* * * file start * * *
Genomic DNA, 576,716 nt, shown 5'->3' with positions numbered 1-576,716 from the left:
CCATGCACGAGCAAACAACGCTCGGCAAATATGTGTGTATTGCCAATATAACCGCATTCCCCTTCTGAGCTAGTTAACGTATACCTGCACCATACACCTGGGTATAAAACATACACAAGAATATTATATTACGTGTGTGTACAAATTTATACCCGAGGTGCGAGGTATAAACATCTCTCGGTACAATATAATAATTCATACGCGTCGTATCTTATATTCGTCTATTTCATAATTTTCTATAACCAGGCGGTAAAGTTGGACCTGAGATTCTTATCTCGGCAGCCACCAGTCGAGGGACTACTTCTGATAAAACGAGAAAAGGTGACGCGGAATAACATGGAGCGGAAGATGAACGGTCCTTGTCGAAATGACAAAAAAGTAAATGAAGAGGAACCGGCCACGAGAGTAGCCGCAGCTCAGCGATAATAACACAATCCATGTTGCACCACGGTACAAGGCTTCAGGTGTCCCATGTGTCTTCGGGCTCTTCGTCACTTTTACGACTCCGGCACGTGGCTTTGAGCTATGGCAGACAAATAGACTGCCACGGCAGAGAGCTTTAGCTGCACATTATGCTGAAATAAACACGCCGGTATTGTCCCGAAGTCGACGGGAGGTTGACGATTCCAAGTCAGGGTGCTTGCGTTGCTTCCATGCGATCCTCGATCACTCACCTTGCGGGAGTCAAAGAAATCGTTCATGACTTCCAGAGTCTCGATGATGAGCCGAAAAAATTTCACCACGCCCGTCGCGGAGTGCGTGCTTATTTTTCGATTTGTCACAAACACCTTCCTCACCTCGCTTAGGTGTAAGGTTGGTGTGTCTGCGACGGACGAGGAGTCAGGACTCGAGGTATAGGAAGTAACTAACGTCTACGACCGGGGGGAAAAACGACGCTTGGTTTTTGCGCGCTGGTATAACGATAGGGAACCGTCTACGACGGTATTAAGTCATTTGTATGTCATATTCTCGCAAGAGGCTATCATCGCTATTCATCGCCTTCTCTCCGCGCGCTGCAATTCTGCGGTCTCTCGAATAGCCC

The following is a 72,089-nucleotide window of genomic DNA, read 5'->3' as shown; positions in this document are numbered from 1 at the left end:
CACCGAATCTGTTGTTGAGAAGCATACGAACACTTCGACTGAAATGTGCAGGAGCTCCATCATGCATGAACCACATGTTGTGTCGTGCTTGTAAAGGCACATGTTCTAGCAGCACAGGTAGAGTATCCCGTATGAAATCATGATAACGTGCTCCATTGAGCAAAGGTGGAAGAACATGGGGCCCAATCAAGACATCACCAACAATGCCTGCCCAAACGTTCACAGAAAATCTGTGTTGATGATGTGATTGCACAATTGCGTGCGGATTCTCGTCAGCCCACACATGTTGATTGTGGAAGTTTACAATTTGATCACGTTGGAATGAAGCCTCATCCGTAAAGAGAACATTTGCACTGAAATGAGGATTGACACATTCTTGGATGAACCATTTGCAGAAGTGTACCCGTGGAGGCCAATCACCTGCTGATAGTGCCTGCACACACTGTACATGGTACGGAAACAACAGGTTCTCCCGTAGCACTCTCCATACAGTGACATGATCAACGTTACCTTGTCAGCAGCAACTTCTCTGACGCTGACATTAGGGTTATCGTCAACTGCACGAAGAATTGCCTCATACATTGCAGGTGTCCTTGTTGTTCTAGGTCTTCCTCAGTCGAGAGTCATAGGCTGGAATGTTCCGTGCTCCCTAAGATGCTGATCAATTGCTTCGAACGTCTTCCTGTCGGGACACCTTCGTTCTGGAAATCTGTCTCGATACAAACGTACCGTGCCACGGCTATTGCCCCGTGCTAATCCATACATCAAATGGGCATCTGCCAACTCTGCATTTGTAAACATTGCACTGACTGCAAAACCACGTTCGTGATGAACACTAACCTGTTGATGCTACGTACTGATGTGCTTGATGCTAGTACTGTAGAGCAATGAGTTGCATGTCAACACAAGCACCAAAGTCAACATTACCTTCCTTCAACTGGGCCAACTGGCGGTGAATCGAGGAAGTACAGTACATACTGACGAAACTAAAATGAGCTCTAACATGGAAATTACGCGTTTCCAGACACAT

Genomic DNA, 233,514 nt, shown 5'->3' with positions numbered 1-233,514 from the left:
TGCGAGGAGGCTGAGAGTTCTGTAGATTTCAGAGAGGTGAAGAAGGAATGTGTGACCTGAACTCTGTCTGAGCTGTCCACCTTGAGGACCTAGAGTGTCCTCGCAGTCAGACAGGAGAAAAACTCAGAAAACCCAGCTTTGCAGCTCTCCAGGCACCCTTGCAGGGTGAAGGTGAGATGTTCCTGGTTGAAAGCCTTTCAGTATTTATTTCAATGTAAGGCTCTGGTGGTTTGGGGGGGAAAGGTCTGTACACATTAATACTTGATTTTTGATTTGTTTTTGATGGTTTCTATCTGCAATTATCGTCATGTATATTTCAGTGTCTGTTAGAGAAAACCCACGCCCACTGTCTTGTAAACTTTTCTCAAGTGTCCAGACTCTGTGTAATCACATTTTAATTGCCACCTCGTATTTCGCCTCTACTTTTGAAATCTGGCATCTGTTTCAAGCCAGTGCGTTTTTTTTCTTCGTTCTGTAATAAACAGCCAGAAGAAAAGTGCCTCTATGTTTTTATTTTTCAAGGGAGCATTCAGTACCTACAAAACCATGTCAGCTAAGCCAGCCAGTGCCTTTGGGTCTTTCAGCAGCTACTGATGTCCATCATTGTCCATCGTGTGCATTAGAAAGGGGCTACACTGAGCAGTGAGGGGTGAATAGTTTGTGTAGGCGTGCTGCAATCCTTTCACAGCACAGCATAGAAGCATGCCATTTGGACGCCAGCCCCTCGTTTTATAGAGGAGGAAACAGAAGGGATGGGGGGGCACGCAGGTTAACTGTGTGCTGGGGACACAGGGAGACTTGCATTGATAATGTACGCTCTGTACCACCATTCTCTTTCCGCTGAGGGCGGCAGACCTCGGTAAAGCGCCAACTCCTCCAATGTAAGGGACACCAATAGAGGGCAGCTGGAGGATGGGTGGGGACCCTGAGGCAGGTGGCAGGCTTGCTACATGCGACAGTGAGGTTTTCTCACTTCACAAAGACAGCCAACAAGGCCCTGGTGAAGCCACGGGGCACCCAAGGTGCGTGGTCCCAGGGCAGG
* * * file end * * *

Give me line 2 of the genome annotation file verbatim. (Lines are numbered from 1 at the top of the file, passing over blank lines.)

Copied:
CCATGCACGAGCAAACAACGCTCGGCAAATATGTGTGTATTGCCAATATAACCGCATTCCCCTTCTGAGCTAGTTAACGTATACCTGCACCATACACCTGGGTATAAAACATACACAAGAATATTATATTACGTGTGTGTACAAATTTATACCCGAGGTGCGAGGTATAAACATCTCTCGGTACAATATAATAATTCATACGCGTCGTATCTTATATTCGTCTATTTCATAATTTTCTATAACCAGGCGGTAAAGTTGGACCTGAGATTCTTATCTCGGCAGCCACCAGTCGAGGGACTACTTCTGATAAAACGAGAAAAGGTGACGCGGAATAACATGGAGCGGAAGATGAACGGTCCTTGTCGAAATGACAAAAAAGTAAATGAAGAGGAACCGGCCACGAGAGTAGCCGCAGCTCAGCGATAATAACACAATCCATGTTGCACCACGGTACAAGGCTTCAGGTGTCCCATGTGTCTTCGGGCTCTTCGTCACTTTTACGACTCCGGCACGTGGCTTTGAGCTATGGCAGACAAATAGACTGCCACGGCAGAGAGCTTTAGCTGCACATTATGCTGAAATAAACACGCCGGTATTGTCCCGAAGTCGACGGGAGGTTGACGATTCCAAGTCAGGGTGCTTGCGTTGCTTCCATGCGATCCTCGATCACTCACCTTGCGGGAGTCAAAGAAATCGTTCATGACTTCCAGAGTCTCGATGATGAGCCGAAAAAATTTCACCACGCCCGTCGCGGAGTGCGTGCTTATTTTTCGATTTGTCACAAACACCTTCCTCACCTCGCTTAGGTGTAAGGTTGGTGTGTCTGCGACGGACGAGGAGTCAGGACTCGAGGTATAGGAAGTAACTAACGTCTACGACCGGGGGGAAAAACGACGCTTGGTTTTTGCGCGCTGGTATAACGATAGGGAACCGTCTACGACGGTATTAAGTCATTTGTATGTCATATTCTCGCAAGAGGCTATCATCGCTATTCATCGCCTTCTCTCCGCGCGCTGCAATTCTGCGGTCTCTCGAATAGCCC